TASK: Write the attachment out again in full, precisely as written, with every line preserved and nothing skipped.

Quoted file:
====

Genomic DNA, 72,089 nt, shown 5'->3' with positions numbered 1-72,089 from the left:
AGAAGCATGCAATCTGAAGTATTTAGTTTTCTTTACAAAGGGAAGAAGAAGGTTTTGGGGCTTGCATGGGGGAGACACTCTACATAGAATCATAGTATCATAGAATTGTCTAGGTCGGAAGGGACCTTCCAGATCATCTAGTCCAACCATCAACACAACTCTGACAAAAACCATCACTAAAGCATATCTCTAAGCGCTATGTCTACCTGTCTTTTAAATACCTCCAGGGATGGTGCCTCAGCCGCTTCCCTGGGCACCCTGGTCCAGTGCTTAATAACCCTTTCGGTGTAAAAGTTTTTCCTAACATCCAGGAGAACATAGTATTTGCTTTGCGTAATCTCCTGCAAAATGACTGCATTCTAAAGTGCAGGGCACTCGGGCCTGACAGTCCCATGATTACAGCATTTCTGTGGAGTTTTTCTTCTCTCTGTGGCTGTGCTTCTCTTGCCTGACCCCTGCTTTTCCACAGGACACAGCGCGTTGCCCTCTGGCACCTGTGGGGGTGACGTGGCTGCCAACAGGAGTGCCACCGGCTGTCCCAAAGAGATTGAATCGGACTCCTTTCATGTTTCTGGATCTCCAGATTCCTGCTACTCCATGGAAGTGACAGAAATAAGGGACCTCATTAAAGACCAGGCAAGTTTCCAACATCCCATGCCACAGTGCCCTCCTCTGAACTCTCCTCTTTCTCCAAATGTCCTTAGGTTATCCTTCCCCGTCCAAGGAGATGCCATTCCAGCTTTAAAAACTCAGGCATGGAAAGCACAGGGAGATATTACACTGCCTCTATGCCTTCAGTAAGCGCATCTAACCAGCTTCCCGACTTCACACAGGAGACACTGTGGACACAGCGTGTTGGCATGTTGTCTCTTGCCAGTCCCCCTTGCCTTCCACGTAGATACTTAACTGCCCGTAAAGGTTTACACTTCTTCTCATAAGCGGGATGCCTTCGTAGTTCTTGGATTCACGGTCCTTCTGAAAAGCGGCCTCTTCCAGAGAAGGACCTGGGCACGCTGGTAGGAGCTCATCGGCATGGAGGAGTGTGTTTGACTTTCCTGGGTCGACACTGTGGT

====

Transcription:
Genomic DNA, 72,089 nt, shown 5'->3' with positions numbered 1-72,089 from the left:
AGAAGCATGCAATCTGAAGTATTTAGTTTTCTTTACAAAGGGAAGAAGAAGGTTTTGGGGCTTGCATGGGGGAGACACTCTACATAGAATCATAGTATCATAGAATTGTCTAGGTCGGAAGGGACCTTCCAGATCATCTAGTCCAACCATCAACACAACTCTGACAAAAACCATCACTAAAGCATATCTCTAAGCGCTATGTCTACCTGTCTTTTAAATACCTCCAGGGATGGTGCCTCAGCCGCTTCCCTGGGCACCCTGGTCCAGTGCTTAATAACCCTTTCGGTGTAAAAGTTTTTCCTAACATCCAGGAGAACATAGTATTTGCTTTGCGTAATCTCCTGCAAAATGACTGCATTCTAAAGTGCAGGGCACTCGGGCCTGACAGTCCCATGATTACAGCATTTCTGTGGAGTTTTTCTTCTCTCTGTGGCTGTGCTTCTCTTGCCTGACCCCTGCTTTTCCACAGGACACAGCGCGTTGCCCTCTGGCACCTGTGGGGGTGACGTGGCTGCCAACAGGAGTGCCACCGGCTGTCCCAAAGAGATTGAATCGGACTCCTTTCATGTTTCTGGATCTCCAGATTCCTGCTACTCCATGGAAGTGACAGAAATAAGGGACCTCATTAAAGACCAGGCAAGTTTCCAACATCCCATGCCACAGTGCCCTCCTCTGAACTCTCCTCTTTCTCCAAATGTCCTTAGGTTATCCTTCCCCGTCCAAGGAGATGCCATTCCAGCTTTAAAAACTCAGGCATGGAAAGCACAGGGAGATATTACACTGCCTCTATGCCTTCAGTAAGCGCATCTAACCAGCTTCCCGACTTCACACAGGAGACACTGTGGACACAGCGTGTTGGCATGTTGTCTCTTGCCAGTCCCCCTTGCCTTCCACGTAGATACTTAACTGCCCGTAAAGGTTTACACTTCTTCTCATAAGCGGGATGCCTTCGTAGTTCTTGGATTCACGGTCCTTCTGAAAAGCGGCCTCTTCCAGAGAAGGACCTGGGCACGCTGGTAGGAGCTCATCGGCATGGAGGAGTGTGTTTGACTTTCCTGGGTCGACACTGTGGT